Rustam manages to survive and escape, due to keeping his wits sharply about him the entire time, and not immediately panicking like Roman. He also gets a very dark blessing when their assigned assassin puts his Nagan revolver to Roman’s head instead of his.

Rustam immediately jumps into the pit to make it look like he fell from being shot, claws out an air pocket, and unties the rag over his mouth and removes the gag with minimal movements. He was “only” gagged, not bound as well.

Copyright Валацуга

Rustam lies there among the dead and dying, struggling to breathe and becoming soaked with blood, until the butchers and their dogs leave the forest. He softly calls Roman’s name, but there’s no answer. When he was holding Roman’s hand earlier, he felt the pulse fading.

To give Roman some dignity in death, Rustam removes the gag. He kisses his cousin-in-law goodbye before he claws his way to the top of the pit. Rustam is covered in blood, sand, dirt, and sweat when the ground is finally beneath his feet again.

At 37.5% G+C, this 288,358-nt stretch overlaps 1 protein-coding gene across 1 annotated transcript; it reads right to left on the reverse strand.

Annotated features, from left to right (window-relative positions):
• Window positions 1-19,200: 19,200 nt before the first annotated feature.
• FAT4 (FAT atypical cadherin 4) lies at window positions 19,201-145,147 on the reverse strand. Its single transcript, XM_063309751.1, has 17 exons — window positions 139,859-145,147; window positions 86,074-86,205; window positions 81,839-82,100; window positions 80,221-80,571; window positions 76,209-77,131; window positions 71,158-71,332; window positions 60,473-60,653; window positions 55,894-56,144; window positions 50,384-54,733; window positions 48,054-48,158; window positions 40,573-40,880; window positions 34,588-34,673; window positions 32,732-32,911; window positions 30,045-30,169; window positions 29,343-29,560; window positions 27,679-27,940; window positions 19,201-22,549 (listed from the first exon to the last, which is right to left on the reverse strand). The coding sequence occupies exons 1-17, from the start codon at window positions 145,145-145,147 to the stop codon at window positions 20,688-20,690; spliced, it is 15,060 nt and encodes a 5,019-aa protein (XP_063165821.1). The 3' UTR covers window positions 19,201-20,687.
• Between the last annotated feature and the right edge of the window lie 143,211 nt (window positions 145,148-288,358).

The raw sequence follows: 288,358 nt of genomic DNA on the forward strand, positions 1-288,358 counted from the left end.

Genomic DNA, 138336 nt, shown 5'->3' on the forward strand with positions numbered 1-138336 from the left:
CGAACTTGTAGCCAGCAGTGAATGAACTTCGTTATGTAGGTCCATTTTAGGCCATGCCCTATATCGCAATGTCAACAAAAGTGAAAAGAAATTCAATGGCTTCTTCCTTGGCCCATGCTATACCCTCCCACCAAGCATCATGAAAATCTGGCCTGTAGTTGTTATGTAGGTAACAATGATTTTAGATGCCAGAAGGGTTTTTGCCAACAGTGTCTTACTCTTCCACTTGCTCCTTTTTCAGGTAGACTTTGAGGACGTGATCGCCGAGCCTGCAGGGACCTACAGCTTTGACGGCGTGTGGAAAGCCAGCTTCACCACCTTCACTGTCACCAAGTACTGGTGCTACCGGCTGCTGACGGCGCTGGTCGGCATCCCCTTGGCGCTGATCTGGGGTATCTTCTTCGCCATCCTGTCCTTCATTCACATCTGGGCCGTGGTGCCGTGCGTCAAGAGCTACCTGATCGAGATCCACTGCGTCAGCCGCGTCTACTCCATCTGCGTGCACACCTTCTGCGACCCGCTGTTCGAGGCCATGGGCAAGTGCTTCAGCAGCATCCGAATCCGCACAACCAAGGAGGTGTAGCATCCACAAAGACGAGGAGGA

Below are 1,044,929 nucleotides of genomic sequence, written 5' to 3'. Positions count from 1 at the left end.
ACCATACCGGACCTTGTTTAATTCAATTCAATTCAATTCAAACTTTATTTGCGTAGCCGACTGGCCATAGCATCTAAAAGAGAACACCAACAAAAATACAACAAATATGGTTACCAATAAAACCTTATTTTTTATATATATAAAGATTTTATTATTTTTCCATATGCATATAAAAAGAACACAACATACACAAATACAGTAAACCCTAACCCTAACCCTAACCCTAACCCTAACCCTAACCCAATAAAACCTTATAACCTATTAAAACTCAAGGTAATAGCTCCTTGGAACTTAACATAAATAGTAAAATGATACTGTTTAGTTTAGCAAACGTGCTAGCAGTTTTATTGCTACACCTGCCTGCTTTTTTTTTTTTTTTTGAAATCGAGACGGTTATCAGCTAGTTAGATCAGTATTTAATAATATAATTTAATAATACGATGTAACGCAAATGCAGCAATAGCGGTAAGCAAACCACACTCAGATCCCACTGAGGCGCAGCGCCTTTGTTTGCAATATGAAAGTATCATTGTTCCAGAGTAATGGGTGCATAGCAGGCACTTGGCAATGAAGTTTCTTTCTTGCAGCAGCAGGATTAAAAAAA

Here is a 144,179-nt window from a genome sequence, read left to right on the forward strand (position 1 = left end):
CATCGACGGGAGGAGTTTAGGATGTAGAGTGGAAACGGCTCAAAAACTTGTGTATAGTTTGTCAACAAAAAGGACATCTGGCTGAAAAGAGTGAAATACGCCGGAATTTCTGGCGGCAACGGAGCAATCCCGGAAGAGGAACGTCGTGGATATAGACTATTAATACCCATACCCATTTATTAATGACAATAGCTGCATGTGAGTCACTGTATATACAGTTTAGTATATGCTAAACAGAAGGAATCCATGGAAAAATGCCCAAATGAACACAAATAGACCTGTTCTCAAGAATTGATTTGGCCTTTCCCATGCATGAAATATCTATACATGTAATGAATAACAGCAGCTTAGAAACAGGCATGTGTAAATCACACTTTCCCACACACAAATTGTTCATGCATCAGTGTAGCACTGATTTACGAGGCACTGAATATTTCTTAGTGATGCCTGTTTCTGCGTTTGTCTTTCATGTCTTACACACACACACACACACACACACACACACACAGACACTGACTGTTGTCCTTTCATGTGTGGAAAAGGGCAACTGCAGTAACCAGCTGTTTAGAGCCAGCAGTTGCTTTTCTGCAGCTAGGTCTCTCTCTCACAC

Copyright Andrej Kuźniečyk; Source

Rustam smoothes the sand over the top of the pit, to make it look like nothing were disturbed, and goes to his father’s house to hide. The new Moon in the sky gives him the protection of extra darkness.

Rustam, most of the younger members of his family, and his old father escape to Poland in four small groups. His father stays in Kraków with two of Rustam’s expatriate siblings, but everyone else goes to America.

For years, Rustam suffers with PTSD and has several strong triggers. To try to get it out of his system, he creates a graphic novel about his experience.

WeWriWa—Martagon Lilies

Quick Note: I’m in process of moving, and may be a little later or slower in visiting and reciprocating this week!

Welcome back to Weekend Writing Warriors, where participants share 8 sentences from a book or WIP. I’m still sharing from my current WIP, the longest single-volume book I’ve written to date, the third of my Russian/North American historicals. This is the ending of Chapter 35, “A Xenial Welcome,” as the stories of some of my Soviet characters slowly start linking up with the characters who are already in the U.S. It’s tweaked slightly to fit 8 sentences.

Though Inessa is still waiting for her visa back in Europe and recovering from a bullet wound in her leg, some of the other members of her family have gone on ahead to America, thanks to connections with old orphanage friends who immigrated years ago.